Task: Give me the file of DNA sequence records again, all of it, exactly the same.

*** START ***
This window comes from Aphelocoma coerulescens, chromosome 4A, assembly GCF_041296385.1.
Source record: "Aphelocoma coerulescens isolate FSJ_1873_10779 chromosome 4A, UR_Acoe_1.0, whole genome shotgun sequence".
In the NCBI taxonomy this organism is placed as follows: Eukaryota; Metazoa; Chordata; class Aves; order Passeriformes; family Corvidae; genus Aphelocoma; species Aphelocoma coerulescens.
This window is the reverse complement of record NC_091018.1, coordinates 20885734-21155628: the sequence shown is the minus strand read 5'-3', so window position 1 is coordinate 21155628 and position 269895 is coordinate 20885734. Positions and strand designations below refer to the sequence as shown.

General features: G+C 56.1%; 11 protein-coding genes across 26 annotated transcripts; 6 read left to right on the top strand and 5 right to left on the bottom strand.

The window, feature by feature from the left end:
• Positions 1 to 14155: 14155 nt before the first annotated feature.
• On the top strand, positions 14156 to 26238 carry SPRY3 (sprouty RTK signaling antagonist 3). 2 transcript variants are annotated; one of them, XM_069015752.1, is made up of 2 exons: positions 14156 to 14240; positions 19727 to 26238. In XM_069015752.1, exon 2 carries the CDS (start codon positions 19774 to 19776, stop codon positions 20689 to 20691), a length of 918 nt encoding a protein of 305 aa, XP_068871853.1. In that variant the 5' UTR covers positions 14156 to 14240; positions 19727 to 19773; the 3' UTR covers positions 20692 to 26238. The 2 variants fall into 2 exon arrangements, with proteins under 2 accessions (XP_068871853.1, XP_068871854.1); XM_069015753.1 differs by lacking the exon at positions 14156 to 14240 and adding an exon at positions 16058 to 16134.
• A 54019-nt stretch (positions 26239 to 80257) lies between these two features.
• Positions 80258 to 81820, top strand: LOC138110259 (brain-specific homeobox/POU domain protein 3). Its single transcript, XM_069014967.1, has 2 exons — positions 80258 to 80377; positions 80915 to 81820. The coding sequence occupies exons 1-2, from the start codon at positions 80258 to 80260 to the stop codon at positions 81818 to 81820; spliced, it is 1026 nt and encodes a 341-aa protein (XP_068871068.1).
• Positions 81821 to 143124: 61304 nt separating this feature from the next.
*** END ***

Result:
This window comes from Aphelocoma coerulescens, chromosome 4A, assembly GCF_041296385.1.
Source record: "Aphelocoma coerulescens isolate FSJ_1873_10779 chromosome 4A, UR_Acoe_1.0, whole genome shotgun sequence".
In the NCBI taxonomy this organism is placed as follows: Eukaryota; Metazoa; Chordata; class Aves; order Passeriformes; family Corvidae; genus Aphelocoma; species Aphelocoma coerulescens.
This window is the reverse complement of record NC_091018.1, coordinates 20885734-21155628: the sequence shown is the minus strand read 5'-3', so window position 1 is coordinate 21155628 and position 269895 is coordinate 20885734. Positions and strand designations below refer to the sequence as shown.

General features: G+C 56.1%; 11 protein-coding genes across 26 annotated transcripts; 6 read left to right on the top strand and 5 right to left on the bottom strand.

The window, feature by feature from the left end:
• Positions 1 to 14155: 14155 nt before the first annotated feature.
• On the top strand, positions 14156 to 26238 carry SPRY3 (sprouty RTK signaling antagonist 3). 2 transcript variants are annotated; one of them, XM_069015752.1, is made up of 2 exons: positions 14156 to 14240; positions 19727 to 26238. In XM_069015752.1, exon 2 carries the CDS (start codon positions 19774 to 19776, stop codon positions 20689 to 20691), a length of 918 nt encoding a protein of 305 aa, XP_068871853.1. In that variant the 5' UTR covers positions 14156 to 14240; positions 19727 to 19773; the 3' UTR covers positions 20692 to 26238. The 2 variants fall into 2 exon arrangements, with proteins under 2 accessions (XP_068871853.1, XP_068871854.1); XM_069015753.1 differs by lacking the exon at positions 14156 to 14240 and adding an exon at positions 16058 to 16134.
• A 54019-nt stretch (positions 26239 to 80257) lies between these two features.
• Positions 80258 to 81820, top strand: LOC138110259 (brain-specific homeobox/POU domain protein 3). Its single transcript, XM_069014967.1, has 2 exons — positions 80258 to 80377; positions 80915 to 81820. The coding sequence occupies exons 1-2, from the start codon at positions 80258 to 80260 to the stop codon at positions 81818 to 81820; spliced, it is 1026 nt and encodes a 341-aa protein (XP_068871068.1).
• Positions 81821 to 143124: 61304 nt separating this feature from the next.